The organization now known as Greenpeace was founded in Vancouver in the late Sixties, a ragtag collective of Canadian journalists, Sierra Club members, pacifist war vets, and hippie radicals. Inspired in part by the civil disobedience of Mahatma Gandhi and the Quakers, its goal was to raise awareness about the environment by making as much noise as possible. Ships were central to the strategy from the start, when 10 activists sailed a dilapidated trawler up to Alaska to interrupt an American nuclear test. Since then, the Marine Division (or, as Willcox affectionately calls it, the Moron Division) has been instrumental in some of the organization's biggest victories, from a global moratorium on whaling to a nuclear test ban.
Greenpeace's weapon of choice has always been its direct actions: spraying red dye onto harp seal pups or planting an inflatable between a whale and a harpoon gun. But as the organization has grown, it has expanded into lobbying and education. Since taking office in 2009, the executive director, Kumi Naidoo – a 49-year-old South African who cut his teeth organizing anti-apartheid protests in high school and worked for Nelson Mandela's ANC – has tried to bring actions back to the fore, restoring a more confrontational tone. Still, Naidoo says, actions account for no more than 20 percent of Greenpeace's work.
When Willcox joined the organization, in 1981, it had about 200 employees. Now there are more than 4,000, spread across 28 offices around the world. "When I started out, there was one campaigner on the boat, and half the time his job was to bring the recreational pharmaceuticals," Willcox says. "Now there's a campaigner, an assistant campaigner, a comms person, a second comms person, a webbie, photographer ... I remember saying in the early Eighties that we had to get as disciplined and organized as IBM or Exxon, or we weren't going to matter. And in a lot of ways we did, and it sucks. I'm still glad we did it. But now you're kind of just a cog in a wheel."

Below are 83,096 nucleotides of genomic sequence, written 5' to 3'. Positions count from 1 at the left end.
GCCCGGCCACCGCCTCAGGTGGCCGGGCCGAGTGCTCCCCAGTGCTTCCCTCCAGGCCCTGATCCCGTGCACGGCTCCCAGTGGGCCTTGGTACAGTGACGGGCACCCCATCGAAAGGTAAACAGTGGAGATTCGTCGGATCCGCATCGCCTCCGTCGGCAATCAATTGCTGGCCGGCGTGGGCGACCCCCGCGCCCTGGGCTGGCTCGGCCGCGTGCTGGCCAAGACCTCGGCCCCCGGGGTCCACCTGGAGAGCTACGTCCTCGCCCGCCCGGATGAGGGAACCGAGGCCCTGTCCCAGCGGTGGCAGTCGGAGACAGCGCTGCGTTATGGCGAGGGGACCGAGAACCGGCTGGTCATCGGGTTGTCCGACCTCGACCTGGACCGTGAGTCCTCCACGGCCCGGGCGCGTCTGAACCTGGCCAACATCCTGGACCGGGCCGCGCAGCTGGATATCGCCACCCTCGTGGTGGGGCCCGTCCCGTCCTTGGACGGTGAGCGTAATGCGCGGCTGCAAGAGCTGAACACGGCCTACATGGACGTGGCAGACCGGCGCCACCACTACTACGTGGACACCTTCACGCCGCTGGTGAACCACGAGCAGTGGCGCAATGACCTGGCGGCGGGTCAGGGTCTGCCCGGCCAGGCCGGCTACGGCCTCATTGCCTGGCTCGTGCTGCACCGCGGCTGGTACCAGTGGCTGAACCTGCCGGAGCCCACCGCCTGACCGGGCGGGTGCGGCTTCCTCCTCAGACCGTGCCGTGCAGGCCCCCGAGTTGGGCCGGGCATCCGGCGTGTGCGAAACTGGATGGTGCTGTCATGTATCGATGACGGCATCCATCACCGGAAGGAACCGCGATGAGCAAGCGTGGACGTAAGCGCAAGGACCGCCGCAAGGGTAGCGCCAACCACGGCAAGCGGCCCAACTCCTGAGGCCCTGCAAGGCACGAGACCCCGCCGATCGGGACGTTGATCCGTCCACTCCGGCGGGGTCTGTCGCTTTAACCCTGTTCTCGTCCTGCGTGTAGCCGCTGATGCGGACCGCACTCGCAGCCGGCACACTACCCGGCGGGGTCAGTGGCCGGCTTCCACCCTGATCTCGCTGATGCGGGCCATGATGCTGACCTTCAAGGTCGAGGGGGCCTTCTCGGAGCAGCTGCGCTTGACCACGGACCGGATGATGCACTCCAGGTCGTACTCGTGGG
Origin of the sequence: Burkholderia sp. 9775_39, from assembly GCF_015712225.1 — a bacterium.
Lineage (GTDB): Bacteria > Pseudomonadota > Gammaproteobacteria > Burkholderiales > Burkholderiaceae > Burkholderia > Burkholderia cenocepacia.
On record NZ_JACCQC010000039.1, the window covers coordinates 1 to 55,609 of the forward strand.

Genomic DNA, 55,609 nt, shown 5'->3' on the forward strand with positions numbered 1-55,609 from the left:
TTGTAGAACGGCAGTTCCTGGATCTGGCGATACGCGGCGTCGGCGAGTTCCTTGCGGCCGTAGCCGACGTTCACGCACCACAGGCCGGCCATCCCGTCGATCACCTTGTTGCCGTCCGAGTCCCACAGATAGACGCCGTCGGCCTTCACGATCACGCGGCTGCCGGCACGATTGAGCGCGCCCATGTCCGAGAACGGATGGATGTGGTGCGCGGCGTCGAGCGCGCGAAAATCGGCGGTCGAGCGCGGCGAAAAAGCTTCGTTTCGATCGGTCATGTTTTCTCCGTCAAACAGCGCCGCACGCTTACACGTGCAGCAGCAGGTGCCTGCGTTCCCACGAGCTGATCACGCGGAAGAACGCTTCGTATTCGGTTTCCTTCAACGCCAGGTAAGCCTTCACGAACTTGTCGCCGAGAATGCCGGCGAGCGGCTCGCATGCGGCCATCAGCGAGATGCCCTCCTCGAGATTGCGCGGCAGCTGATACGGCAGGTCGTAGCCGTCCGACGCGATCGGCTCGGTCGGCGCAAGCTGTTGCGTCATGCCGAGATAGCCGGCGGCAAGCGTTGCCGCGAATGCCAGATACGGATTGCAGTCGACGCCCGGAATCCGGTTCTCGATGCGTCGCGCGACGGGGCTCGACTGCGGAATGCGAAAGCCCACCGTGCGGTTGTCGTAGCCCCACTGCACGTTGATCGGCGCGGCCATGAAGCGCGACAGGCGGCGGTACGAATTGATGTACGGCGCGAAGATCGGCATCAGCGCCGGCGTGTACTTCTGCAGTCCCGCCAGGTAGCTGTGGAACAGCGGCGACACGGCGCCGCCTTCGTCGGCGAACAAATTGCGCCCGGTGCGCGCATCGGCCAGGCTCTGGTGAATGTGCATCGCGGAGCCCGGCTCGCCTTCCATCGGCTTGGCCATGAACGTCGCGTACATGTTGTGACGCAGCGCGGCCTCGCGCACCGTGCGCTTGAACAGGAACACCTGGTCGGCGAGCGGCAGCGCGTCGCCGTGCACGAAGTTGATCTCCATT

Willcox likes participating in actions: "To me, that's part of the fun." But since he's usually needed at the helm, it doesn't happen very often. There used to be exceptions, like the time he hopped two barbed-wire fences in Turkey and helped occupy a coal-fired power plant. "But those were the good old days. We don't do that much anymore."
As the group's methods have shifted, so has its focus. The organization made its name on the wildlife and peace campaigns of the Eighties. But in the past few years, climate change has emerged as its top priority. "If we don't get a handle on climate change, nothing else is going to matter," Willcox says. He points out that we already have five times the oil reserves to raise the global temperature by two degrees Celsius – the point at which experts predict the planet will become uninhabitable.
"When I first started out, our big worry was saving the whales," Willcox says, "Now our big worry is whether our kids will survive to have kids of their own. So, in that sense, we've been a total fucking failure." He isn't totally pessimistic "We made the problem, and we can solve it. Our mission is to put it in the public sphere, and, hopefully, people start to do the right thing."